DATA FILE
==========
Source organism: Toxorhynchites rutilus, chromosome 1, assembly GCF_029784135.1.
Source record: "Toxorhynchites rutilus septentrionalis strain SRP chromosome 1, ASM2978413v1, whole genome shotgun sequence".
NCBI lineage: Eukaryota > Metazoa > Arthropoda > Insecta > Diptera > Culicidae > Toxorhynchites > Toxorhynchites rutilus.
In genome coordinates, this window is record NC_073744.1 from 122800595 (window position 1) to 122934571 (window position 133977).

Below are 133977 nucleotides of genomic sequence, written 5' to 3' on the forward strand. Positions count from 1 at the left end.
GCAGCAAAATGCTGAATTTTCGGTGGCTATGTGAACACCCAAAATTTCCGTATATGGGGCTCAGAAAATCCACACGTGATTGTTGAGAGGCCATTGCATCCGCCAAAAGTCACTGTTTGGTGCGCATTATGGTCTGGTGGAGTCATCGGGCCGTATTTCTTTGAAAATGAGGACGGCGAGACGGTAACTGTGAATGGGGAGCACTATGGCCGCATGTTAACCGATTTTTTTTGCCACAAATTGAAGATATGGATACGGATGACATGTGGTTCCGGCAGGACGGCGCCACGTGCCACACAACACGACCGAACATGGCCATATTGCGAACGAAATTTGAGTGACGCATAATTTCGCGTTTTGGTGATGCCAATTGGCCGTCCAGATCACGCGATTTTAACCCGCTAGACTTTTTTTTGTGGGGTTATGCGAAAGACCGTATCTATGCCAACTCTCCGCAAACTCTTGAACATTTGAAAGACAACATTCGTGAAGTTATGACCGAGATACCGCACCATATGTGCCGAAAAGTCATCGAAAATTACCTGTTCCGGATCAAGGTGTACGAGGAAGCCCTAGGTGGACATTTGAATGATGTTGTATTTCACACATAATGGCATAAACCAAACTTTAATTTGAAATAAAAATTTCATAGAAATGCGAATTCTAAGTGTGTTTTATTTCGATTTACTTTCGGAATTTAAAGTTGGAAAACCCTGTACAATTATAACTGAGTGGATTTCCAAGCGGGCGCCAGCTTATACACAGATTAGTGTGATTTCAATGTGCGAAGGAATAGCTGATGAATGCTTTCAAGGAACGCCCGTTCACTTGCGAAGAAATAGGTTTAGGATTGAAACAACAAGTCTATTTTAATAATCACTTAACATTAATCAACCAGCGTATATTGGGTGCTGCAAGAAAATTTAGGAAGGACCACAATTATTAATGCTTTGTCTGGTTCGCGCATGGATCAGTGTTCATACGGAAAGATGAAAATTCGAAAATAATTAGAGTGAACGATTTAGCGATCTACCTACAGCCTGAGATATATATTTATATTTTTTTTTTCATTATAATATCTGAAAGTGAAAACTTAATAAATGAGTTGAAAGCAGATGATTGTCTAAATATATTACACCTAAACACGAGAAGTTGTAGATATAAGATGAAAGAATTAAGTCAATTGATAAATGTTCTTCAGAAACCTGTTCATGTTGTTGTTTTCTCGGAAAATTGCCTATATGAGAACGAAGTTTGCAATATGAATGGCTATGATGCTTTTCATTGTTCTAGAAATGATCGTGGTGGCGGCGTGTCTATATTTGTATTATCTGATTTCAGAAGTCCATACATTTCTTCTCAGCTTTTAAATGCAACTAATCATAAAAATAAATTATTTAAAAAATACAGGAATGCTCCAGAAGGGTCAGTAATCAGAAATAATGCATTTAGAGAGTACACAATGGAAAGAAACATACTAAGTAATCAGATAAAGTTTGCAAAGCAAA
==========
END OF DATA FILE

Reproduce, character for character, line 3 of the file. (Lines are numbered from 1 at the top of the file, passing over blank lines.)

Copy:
NCBI lineage: Eukaryota > Metazoa > Arthropoda > Insecta > Diptera > Culicidae > Toxorhynchites > Toxorhynchites rutilus.